Pooch stabbed twice by owner and left to die in a gutter


After being stabbed twice and left to die on a street in Lancaster, Calif., a three-year-old, 8.3-pound Poodle-blend is ready for adoption at Helen Woodward Animal Center (HWAC) in Rancho Santa Fe. Center medical officials say that, “Hercules” is expected to lead a normal, happy life.

“We were told that a neighbor saw the stabbed dog and called Lancaster authorities who picked him up and took it to a veterinarian for treatment,” says HWAC spokesman John Van Zante. “Little Hercules was stabbed twice…once on the right hip and again on the left hip. Fortunately the knife missed his vital organs.”

Van Zante adds, “As if the stabbing is not hard enough to believe, after Hercules spent two weeks recovering from the stab wounds, we’re told that the owner went to the Lancaster shelter and tried to reclaim him! We don’t know what transpired but we do know that, rather than give him back to the person who stabbed him and left him for dead, they transferred him to a Los Angeles pet rescue group operated by Julie Joseph. Julie brought him to Helen Woodward Animal Center.”

Joseph told HWAC that she’s not sure how Lancaster authorities identified the dog. She was told that the dog had been licensed by Lancaster Department of Animal Control at one time, but he had no microchip identification.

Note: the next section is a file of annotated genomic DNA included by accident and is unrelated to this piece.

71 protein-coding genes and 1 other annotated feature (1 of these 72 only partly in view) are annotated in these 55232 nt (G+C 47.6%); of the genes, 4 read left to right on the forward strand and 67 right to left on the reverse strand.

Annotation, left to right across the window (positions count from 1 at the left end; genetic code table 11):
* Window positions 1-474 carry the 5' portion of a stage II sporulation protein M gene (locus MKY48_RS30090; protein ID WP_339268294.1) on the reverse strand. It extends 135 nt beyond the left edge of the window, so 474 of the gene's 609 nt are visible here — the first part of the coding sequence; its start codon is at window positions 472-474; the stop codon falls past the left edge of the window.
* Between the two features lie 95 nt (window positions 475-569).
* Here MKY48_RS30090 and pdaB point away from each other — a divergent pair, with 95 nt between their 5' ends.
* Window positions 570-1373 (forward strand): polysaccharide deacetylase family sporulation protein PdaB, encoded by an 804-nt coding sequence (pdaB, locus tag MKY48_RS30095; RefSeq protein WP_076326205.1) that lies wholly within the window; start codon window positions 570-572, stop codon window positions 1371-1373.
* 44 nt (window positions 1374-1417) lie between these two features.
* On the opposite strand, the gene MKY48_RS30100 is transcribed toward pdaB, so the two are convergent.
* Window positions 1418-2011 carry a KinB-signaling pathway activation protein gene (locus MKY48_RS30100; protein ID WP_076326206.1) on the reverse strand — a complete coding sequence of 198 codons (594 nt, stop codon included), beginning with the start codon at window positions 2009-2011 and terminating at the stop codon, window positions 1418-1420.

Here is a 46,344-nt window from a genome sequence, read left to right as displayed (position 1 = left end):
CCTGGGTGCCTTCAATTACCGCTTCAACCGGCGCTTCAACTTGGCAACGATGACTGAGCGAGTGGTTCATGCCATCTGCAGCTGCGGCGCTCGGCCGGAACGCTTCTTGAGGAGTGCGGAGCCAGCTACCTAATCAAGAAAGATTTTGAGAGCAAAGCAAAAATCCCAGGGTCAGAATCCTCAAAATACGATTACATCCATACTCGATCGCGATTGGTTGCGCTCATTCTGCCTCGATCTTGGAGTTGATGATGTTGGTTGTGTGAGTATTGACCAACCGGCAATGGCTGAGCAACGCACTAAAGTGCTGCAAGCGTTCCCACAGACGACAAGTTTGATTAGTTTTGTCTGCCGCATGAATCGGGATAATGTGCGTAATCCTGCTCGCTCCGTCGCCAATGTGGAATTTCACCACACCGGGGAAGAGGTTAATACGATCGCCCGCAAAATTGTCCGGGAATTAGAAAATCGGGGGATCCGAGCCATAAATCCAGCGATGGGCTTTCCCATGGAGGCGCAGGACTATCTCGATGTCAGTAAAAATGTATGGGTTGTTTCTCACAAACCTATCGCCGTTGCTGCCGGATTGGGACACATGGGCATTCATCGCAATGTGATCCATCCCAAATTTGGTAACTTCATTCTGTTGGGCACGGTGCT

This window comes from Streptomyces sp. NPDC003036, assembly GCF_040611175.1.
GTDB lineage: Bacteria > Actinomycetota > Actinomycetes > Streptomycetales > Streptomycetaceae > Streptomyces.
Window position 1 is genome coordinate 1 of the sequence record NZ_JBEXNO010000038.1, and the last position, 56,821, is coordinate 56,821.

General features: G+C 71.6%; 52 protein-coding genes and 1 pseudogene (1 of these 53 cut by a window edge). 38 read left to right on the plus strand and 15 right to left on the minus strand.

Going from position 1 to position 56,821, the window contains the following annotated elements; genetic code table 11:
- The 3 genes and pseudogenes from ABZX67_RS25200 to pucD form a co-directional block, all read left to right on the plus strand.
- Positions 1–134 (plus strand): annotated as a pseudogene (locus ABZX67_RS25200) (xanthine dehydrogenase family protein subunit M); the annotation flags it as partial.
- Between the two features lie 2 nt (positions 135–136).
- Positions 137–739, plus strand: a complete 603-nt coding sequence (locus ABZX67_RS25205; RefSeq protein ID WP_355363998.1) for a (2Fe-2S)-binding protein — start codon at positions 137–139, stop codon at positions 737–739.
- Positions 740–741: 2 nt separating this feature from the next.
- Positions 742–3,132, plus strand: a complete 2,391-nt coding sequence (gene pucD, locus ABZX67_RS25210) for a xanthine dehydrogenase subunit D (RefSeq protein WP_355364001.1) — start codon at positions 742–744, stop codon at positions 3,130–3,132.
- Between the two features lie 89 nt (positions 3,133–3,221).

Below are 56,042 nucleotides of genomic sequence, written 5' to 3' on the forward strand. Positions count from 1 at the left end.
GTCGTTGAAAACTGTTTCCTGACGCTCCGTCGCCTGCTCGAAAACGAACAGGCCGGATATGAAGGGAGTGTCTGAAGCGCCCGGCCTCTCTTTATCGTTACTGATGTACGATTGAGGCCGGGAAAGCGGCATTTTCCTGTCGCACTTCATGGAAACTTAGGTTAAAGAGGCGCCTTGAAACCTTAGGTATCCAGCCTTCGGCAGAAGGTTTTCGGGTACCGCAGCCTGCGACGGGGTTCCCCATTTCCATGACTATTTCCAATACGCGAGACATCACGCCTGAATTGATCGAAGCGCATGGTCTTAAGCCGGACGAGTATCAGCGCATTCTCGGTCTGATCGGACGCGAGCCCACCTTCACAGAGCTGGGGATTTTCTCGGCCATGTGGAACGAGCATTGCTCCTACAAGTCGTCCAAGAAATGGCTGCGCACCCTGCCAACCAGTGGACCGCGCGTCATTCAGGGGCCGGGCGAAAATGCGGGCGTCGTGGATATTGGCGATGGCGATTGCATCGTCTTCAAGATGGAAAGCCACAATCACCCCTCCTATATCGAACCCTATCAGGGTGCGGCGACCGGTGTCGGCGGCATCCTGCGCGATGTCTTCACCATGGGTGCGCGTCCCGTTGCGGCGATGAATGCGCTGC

“It’s an amazing story about an amazing dog…so we thought he should have an amazing name,” says Van Zante. “That’s why we named him Hercules. He’s not very big but he obviously has a lot of strength.”

HWAC Adoption officials report that the stabbing hasn’t impacted Hercules’ personality. “He’s very gentle... He gets along great with other dogs and loves to be touched. Some family is going to be very fortunate to have this little dog with the strength of Hercules.”

Hercules is now available for adoption at the Helen Woodward Animal Center, 6461 El Apajo Road in Rancho Santa Fe. His adoption fee will be $195. For more information about orphan dogs and cats in need of families visit the center, call 858-756-4117, or log on to